Four key trends

Published July 24, 2023
The writer teaches politics and sociology at Lums.
The writer teaches politics and sociology at Lums.

IN my last piece, I wrote about instability caused by states that do not respond to or reshape new demands and pressures from society. The most relevant example from Pakistan in recent years is a rising and disruptive new middle class segment with whom traditional mainstream parties, ie, the ones currently in government, have not found common ground.

Many segments of this white-collar class and their politics did not emerge on the social landscape overnight. They germinated over a longer period of time, through the combination of changes in the economy, the spread of certain worldviews (partly enabled by state-sponsored narratives), and factors of globalisation.

Are there other, deeper changes taking place that may signal a future source of disruption between state and society, and within different groups in society? I am sure there are several but it would be useful to focus on a few key ones — two sociocultural and two socioeconomic.

The cultural indicators are about how people understand the world around them and the degree to which they are engaged with it. The first of these relates to consumption of information, especially among young people, who constitute a majority in the country. For this, we can turn to Table 40 of the last census, which reports that 60 per cent of households rely on TV and 97pc rely on mobile phones for basic information. The corresponding figures in 1998 were 7pc and 0pc respectively.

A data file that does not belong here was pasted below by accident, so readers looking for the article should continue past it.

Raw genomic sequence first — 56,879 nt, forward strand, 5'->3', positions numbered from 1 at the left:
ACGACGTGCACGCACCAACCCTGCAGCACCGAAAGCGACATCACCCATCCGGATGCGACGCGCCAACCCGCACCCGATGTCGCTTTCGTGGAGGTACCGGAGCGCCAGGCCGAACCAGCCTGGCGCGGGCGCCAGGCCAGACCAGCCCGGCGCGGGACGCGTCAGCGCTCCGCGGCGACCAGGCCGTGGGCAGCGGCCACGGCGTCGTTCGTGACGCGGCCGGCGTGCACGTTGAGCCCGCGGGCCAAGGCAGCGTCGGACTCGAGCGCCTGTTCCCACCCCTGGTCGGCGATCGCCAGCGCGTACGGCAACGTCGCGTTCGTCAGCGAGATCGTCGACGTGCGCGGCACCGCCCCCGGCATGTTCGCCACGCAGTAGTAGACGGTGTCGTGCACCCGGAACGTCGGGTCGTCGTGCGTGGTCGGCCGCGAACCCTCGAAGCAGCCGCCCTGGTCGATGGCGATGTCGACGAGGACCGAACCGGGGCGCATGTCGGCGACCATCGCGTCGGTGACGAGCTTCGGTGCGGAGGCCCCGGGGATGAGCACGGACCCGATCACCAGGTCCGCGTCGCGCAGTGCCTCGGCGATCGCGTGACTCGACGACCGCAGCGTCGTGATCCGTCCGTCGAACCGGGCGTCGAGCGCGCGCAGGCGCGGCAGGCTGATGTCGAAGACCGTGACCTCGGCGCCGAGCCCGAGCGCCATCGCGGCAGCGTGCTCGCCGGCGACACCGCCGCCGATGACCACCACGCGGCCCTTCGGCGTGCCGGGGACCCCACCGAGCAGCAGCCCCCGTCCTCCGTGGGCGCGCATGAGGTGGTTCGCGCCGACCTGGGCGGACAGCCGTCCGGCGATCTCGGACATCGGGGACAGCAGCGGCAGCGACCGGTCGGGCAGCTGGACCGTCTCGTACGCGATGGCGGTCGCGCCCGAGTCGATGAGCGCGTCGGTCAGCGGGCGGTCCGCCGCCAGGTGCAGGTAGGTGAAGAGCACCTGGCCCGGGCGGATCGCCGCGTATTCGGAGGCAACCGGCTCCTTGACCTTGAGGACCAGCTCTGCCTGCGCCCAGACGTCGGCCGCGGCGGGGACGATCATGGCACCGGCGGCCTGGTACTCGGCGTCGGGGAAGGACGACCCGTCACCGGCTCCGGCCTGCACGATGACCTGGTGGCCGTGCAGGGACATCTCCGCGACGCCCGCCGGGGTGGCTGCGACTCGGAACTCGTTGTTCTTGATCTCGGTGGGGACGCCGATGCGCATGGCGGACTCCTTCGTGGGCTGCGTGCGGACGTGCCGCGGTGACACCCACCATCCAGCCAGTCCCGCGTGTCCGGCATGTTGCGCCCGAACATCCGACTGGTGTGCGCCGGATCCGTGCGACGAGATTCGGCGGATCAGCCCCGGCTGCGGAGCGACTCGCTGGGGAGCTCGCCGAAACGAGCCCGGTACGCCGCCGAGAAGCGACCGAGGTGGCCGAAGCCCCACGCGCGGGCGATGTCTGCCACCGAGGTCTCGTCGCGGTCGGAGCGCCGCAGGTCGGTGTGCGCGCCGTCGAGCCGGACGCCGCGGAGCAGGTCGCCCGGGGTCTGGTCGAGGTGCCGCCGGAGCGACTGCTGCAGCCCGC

Are there other, deeper changes taking place that may signal a future source of disruption between state and society?

What this overwhelmingly young population is watching on TV or through their mobiles is something that we can never completely know. But what is clear is that a lot of information is being accessed, and a lot of ideas — about politics, about religious beliefs, and about the rest of the world — are circulating. Controlling or regulating this flow is an impossibility. Will it lead to an angrier population or a more passive one? A more conservative one or one with some transgressive tendencies? So far, the outcome leans more towards anger and conservatism.

Another slow but steady sociocultural transformation is the vanishing gender gap in higher education. Men and women between the ages of 20 and 35 have university degrees at roughly the same rate (about 11pc). Between 20 and 30, a slightly higher percentage of women have a college degree compared to men. And just two decades ago, women’s higher education attainment in the same 20 to 35 age bracket was 3pc lower than men. This gap has been covered and there are strong signs that it will reverse in the other direction as male educational attainment stagnates.

What does a more educated female population mean for societal functioning? Will these capabilities threaten male honour (and patriarchy) in different ways? Will there be new types of gender politics and conflicts? And will the levee finally break in terms of the barriers that continue to prevent women from gaining dignified remunerated work? As in other unequal countries, Pakistani men hold a monopoly over economic benefits and public space. And they are unlikely to give these privileges up passively.